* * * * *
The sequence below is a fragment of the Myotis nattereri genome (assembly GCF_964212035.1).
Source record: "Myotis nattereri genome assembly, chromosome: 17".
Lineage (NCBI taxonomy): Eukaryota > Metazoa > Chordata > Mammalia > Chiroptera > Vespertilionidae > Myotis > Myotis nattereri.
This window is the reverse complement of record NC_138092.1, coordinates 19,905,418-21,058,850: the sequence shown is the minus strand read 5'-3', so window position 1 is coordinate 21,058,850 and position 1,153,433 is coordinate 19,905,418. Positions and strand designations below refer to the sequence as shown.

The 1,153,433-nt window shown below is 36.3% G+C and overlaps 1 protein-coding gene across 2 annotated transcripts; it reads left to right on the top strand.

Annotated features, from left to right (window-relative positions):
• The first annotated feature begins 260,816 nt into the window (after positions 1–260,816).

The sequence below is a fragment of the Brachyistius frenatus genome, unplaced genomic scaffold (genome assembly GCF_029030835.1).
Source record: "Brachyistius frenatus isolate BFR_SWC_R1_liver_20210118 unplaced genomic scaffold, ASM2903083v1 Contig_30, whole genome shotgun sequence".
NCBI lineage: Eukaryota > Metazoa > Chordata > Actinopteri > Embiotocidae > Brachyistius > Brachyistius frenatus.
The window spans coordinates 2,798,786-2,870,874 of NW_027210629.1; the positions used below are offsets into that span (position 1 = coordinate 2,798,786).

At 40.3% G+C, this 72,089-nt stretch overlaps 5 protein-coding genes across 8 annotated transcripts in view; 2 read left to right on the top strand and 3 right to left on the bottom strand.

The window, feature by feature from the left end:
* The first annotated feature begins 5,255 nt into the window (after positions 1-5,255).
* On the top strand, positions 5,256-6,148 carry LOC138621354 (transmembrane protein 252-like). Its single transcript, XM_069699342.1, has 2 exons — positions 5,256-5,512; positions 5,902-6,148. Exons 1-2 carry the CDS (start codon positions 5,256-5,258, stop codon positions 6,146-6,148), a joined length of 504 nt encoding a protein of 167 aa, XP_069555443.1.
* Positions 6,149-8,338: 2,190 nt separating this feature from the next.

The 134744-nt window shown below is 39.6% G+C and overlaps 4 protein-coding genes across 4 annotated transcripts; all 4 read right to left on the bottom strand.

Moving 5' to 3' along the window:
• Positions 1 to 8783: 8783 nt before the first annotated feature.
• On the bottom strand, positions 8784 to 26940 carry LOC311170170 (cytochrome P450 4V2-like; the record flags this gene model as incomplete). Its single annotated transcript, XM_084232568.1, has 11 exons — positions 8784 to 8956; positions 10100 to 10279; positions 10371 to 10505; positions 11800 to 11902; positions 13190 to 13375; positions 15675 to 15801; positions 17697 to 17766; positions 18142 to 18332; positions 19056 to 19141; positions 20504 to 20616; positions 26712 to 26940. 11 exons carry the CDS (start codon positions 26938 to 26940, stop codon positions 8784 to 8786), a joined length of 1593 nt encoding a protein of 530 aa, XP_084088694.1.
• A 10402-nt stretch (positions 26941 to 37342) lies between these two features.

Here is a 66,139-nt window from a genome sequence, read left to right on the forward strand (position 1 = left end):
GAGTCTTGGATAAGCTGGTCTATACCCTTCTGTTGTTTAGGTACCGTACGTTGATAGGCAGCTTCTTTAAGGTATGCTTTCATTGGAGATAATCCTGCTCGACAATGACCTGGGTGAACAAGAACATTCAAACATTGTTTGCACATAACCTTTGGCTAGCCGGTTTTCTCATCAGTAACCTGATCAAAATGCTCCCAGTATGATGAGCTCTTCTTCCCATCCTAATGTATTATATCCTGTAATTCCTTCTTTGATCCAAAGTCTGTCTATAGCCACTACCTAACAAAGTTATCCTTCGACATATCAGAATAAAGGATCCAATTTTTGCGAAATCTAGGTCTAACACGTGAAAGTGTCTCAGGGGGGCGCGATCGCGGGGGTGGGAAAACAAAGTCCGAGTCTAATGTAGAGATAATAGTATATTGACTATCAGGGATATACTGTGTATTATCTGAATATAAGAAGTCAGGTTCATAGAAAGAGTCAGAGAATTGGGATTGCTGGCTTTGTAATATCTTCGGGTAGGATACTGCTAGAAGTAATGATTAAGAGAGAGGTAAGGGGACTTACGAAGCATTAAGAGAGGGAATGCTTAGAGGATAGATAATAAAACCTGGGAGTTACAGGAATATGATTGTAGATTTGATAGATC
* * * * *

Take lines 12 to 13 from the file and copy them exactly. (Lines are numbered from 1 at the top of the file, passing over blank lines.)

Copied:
At 40.3% G+C, this 72,089-nt stretch overlaps 5 protein-coding genes across 8 annotated transcripts in view; 2 read left to right on the top strand and 3 right to left on the bottom strand.

The window, feature by feature from the left end: